The first time I made pesto pizza, it was not good.
The pizza part was fine. Judging by the number of tastes I took from the pesto, that part was just fine, too. What wasn't successful was the blending of the two. Instead of a taste of heaven, I ended up with a greasy green mess. I stuck to my normal summer pizza routine of fresh tomatoes with plenty of fresh basil
and called it a day.
Then last summer I was idly flipping channels and happened to land on Extreme Makeover: Weight Loss Edition. The chef suggested that the contestant swap out his extra-large-double-cheese-double-meat-lover's pizza for a slimmed down pesto pizza. Recalling that the primary problem with my pesto pizza was the grease, I decided to give their "diet" pizza a shot.
Pesto pizza calls for garden fresh basil and garden fresh tomatoes, two ingredients that are in abundance during harvest season. But what should you do if you don't have a garden or if your craving lands during the 10 months of the year when tomatoes aren't in season? I'll let you in on a secret: head to the grocery store and buy jarred pesto and any old tomato. No, it won't have the magic garden freshness. But it's still well worth making.
(Pesto recipe from Extreme Makeover: Weight Loss Edition. The unlikely source of my pizza dough recipe is found at the end of this post.)
- 1 tablespoon (or packet) yeast
- 1 teaspoon sugar
- ¼ cup warm water, 95°-105°
- 2 cups flour. Suggest a mixture of 1½ cups all purpose flour, 6 tablespoons corn meal, and 2 tablespoons whole wheat flour.
- ½ teaspoon salt
- 1 tablespoon vegetable oil
- approx ½ cup additional water
- oil spray (I use olive oil in a Misto sprayer)
- ½ cup fresh basil leaves
- 2 teaspoons chopped garlic
- 2 Tablespoons pine nuts (see discussion below for substitutions)
- 2 Tablespoons olive oil
- ¼ cup Parmesan cheese
- 1-2 fresh tomatoes
- 4-6 oz cheese (I use a mix of mozzarella and muenster)
My pizza dough recipe hasn't changed since my original post two years ago
, but my preparation method has, so let's start by getting that up to date.
Heat ¼ cup of water between 95°-105°. This takes about 15 seconds in the microwave, and since I'm leery of yeast cooking, I always use a thermometer to measure it.
Mix in a tablespoon (or packet) of yeast and a teaspoon of sugar.
After 5 minutes, the yeast will be very bubbly. If it isn't, something is wrong - water too hot/too cold/something wrong with the yeast. Figure it out and try again. Since I don't use yeast in anything much besides pizza dough, I store it the refrigerator, where it will last for years
Place the flour, salt, and tablespoon of oil in a food processor and pulse together. Add the yeast mixture and pulse again.
Now add the water, and let the games begin. Due to some quirky law of the universe, I use a different amount of water every single time I make dough. If it's too dry, the dough will look flat and and will be very tight to handle. Too much water, and the dough will be sticky, as shown above. Add a little more water to get it loose, and a little more flour to get it tight.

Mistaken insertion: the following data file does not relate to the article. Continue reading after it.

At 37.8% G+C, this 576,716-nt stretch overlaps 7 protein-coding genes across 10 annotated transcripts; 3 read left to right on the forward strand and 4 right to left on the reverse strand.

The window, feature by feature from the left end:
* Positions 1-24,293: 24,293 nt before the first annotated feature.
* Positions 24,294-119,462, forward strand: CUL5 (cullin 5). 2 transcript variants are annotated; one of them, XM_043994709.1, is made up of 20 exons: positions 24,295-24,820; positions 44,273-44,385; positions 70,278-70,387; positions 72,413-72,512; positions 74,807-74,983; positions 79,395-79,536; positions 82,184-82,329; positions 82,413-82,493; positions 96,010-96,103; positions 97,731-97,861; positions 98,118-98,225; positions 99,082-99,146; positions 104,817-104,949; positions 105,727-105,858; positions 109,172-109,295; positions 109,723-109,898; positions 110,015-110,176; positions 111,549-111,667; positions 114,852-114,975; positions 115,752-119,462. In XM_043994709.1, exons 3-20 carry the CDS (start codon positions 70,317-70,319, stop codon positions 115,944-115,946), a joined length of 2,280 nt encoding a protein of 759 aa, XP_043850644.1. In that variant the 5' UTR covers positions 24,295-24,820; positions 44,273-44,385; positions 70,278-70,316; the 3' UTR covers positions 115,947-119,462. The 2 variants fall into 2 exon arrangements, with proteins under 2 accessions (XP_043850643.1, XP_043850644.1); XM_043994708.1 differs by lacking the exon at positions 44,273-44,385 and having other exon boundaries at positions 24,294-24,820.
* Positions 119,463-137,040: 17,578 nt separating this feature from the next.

When it's just right, the dough will adhere together, and won't stick to the food processor bowl. Let it spin about 25 times once it gets to this stage.
Hand kneed the dough a few times.
Place in a lightly oiled bowl, and spray a little oil over the surface.
Seal the bowl. Technically you can roll it out in 10 minutes, which is what I used to do when I first started making pizza. But then I discovered that it's just that much better if it has time to rise, so I started planning ahead. If you're going to be cooking it within a few hours, leave it at room temperature to let it rise. Any longer than than, put it in the refrigerator.
This is what the dough looked like 24 hours later. Set it out to warm to room temperature while you make the pesto.
I headed out the garden to pick about ½ cup fresh basil.
Now let's talk about pine nuts. Two things you should know: they are delicious and they are expensive. I have room in my budget for such luxuries, but I understand that not everyone does. To stretch my supply, I store them in the refrigerator, where as far as I know, they keep indefinitely. Others have suggested using sunflower seeds
. I've also heard of just omitting them all together. So pick your option and proceed.
Toast the nuts on medium heat for a few minutes until tan and fragrant. If you used pine nuts and still remember the price, you will be extra motivated to not let them burn.
Combine the basil, Parmesan, garlic, nuts, and oil in a blender or food processor.
Blend until combined. At this point, start preheating the oven to 425°.
Slice the tomatoes as thinly as possible (because they are heat sinks and you do not want to burn your mouth later on). Quarter the slices and drain as much liquid off as possible, without being fanatical.
Place the dough on an unheated pizza stone (you can read about my love of pizza stones here
- and yes, you can use a regular pizza pan if you aren't there yet).
Spread the dough out a little by hand.
Finish the job with a rolling pin. If the dough is cold, it may resist a little. Just walk away for a minute and it will cooperate.
Shape the edges. Pre-bake for 10 minutes.
When the crust comes out of the oven, add all of the pesto. If you're using store bought pesto, drain off as much of the oil as you can.
Spread it out to the edges.
Add a light coating of cheese. Listen, I am your friend. Use as little cheese as possible because less is more here. The pesto and tomatoes need room to shine.
Cook for 10 minutes, until cheese is melted and beginning to brown. Remove from oven and let sit undisturbed for at least 10 minutes to let the flavors settle. Clean up the kitchen while you're waiting.
And with that, let yourself sit undisturbed and inhale the pure late summer pleasure.